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PuzzlePhone Modular Smartphone Gains Spanish Modular Tech

Google’s Project Ara is the best known modular smartphone effort, but those who want a simpler concept would do well to look up the PuzzlePhone.

A Finnish company by the name of Circular Devices is working on a simple modular smartphone concept which will enable owners to combine a CPU module, battery module, and a screen into a smartphone.

puzzlephoneLike the Project Ara, the Puzzlephone can be upgraded piecemeal, and Circular Devices hopes to offer multiple screen size options.

The Puzzlephone crossed my desk this week with the news that it would be adopting ImasD’s ARM (Advanced Removable Modules) tech for its CPU module.

ImasD is a Spanish company working on a modular tablet, the Click-Arm One. Just announced this week, the Click-Arm One will feature a 10″ screen, a CPU module based on a Samsung Exynos 4412 CPU with 2GB RAM, other modular electronics including a 16GB Flash storage module, and up to 4 miniPCIe card slots.

The Click-Arm One is a much more complicated concept, so I don’t think that it will share many modules in common with the Puzzlephone, ImasD and Circular Devices have radically different approaches to the modular electronics; one is going for as minimalist approach while the other is going for an excess.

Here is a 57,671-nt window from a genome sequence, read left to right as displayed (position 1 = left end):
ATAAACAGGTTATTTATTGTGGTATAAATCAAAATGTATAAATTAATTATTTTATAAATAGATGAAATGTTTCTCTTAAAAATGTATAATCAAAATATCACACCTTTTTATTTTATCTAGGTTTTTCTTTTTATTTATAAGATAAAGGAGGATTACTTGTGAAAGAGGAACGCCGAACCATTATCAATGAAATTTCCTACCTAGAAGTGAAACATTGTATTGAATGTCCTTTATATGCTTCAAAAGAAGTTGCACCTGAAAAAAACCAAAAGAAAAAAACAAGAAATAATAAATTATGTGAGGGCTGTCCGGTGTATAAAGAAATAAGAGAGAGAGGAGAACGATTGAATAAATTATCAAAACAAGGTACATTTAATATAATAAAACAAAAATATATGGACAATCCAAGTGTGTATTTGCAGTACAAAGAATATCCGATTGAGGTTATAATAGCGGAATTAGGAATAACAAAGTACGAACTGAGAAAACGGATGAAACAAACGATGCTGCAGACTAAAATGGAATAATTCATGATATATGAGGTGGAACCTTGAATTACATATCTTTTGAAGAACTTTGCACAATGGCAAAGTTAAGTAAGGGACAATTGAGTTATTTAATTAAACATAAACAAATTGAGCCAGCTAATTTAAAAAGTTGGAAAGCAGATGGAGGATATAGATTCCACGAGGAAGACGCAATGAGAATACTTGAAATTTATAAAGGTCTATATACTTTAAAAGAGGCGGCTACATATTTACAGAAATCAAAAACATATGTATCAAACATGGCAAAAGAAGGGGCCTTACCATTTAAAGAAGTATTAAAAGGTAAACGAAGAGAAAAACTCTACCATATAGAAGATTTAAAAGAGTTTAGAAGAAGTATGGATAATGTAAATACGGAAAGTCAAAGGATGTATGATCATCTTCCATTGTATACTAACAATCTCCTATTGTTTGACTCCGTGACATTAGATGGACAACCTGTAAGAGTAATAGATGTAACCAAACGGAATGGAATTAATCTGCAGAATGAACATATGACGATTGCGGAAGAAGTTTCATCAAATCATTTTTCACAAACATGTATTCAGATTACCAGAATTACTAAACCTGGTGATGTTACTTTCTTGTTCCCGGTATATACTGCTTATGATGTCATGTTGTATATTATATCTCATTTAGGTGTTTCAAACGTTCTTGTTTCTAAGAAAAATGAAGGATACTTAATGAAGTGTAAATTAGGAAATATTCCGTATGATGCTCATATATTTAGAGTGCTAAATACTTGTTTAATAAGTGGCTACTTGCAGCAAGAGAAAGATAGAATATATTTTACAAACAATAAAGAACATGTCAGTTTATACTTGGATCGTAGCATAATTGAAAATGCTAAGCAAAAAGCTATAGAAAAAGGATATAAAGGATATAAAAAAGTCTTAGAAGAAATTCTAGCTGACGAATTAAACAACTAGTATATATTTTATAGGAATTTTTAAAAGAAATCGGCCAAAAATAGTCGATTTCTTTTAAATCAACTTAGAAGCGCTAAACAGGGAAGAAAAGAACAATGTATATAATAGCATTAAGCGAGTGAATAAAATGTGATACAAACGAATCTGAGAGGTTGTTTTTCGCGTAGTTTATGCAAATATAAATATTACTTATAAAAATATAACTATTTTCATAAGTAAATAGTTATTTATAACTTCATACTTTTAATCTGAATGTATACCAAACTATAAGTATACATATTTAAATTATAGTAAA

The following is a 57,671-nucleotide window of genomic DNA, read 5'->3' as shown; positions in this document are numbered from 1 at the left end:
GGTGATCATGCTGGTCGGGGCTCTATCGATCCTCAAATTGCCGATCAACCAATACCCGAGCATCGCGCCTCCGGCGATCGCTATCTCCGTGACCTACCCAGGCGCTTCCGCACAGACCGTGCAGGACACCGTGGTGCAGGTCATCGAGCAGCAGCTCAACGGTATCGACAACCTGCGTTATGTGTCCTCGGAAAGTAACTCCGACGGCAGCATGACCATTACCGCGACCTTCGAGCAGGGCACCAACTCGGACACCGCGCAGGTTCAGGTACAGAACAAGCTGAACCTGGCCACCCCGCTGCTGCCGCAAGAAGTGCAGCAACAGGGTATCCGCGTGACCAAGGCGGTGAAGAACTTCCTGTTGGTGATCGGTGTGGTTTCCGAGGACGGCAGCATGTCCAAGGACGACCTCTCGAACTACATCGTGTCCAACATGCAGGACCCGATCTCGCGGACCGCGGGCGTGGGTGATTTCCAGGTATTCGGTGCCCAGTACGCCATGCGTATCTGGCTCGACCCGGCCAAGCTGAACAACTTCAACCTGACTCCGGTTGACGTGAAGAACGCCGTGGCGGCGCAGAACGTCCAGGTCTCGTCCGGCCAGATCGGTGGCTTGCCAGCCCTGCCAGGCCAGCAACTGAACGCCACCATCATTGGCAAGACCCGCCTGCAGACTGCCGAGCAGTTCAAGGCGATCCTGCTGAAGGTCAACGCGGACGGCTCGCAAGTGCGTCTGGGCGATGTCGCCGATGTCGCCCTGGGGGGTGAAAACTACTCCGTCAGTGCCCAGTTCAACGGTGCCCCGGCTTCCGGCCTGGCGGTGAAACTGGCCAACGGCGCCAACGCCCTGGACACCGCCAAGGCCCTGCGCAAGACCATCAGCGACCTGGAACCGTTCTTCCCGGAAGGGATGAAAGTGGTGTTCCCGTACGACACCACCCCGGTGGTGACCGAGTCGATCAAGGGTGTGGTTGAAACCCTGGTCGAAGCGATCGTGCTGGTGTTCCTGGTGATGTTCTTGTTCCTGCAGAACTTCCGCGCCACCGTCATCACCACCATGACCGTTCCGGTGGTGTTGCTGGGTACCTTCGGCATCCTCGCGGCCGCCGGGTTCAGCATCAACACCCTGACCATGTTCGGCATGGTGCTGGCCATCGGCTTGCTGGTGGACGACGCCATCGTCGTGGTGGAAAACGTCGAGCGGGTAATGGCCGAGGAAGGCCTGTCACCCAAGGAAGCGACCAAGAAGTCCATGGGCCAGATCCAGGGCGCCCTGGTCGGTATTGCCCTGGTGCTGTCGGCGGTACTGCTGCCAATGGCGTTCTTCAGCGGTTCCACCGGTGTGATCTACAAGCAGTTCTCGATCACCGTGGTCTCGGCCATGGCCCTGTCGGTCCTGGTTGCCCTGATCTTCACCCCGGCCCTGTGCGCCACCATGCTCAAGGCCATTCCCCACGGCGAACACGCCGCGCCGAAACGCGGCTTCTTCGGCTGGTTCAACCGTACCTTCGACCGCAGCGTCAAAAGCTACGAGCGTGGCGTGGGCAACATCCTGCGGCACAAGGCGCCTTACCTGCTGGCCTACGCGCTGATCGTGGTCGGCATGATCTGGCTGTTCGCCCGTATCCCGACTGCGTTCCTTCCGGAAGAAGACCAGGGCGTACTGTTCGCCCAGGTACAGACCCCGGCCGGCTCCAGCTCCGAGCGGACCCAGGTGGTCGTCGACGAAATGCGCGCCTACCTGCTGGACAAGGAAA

backview[1]

Frankly, I’m surprised that they will even be able to share the CPU module.

Circular Devices last got attention in January when they proposed that users could recycle their old PuzzlePhone CPU modules as cores in modular supercomputers. Given that there is no actual PuzzlePhone prototype, that plan is still literally on the drawing board.

In addition to ImasD,  Circular Devices also announced several other branding and tech partners, such as Grant4Com, AT&SFraunhofer IZM andOgilvyOne Barcelona. These partnerships, according to Circular Devices CEO Alejandro Santacreu, have the company on track to bring the PuzzlePhone to market later this year.

And that’s going to make 2015 a very interesting year.

Between Project Ara, Sole NotebookXO Infinity, the Click-Arm One, and now the PuzzlePhone, 2015 is looking to be the year of modular gadgetry.

If even half these gadgets ship then I could well go bankrupt trying to keep up. What fun.

Liliputing,  The Next Web

Fonkraft Challenges Project Ara With a $99 Modular Smartphone

Google may have recruited much of the mobile device industry to support Project Ara, but that hasn’t stopped independent efforts to develop modular smartphones.

Late last year a Finnish phone maker announced the Puzzlephone, and now another modular smartphone project launched on Indiegogo.

Pitched as the world’s first crowd-sourced modular smartphone, Fonkraft is a 5″ Android smartphone with a modular screen, CPU, battery, etc. It’s built around a frame which will let owners pull individual components and replace them with upgrades, or re-purpose their phones for alternate uses.

The Fonkraft is now up for pre-order on Indiegogo. For $99 you can get budget model powered by a dual-core 1.3Ghz CPU with 1GB RAM, 8GB internal storage, and a dual-core GPU.

That’s not a bad smartphone for the price, and if you want a more powerful unit you can spring for the Fonkraft Resolution or the Fonkraft HiFi. Both models run have a higher resolution screen (1920 x 1080) and run Android on a quad-core 2.5GHz CPU with 2GB RAM, 64GB storage, and a quad-core GPU.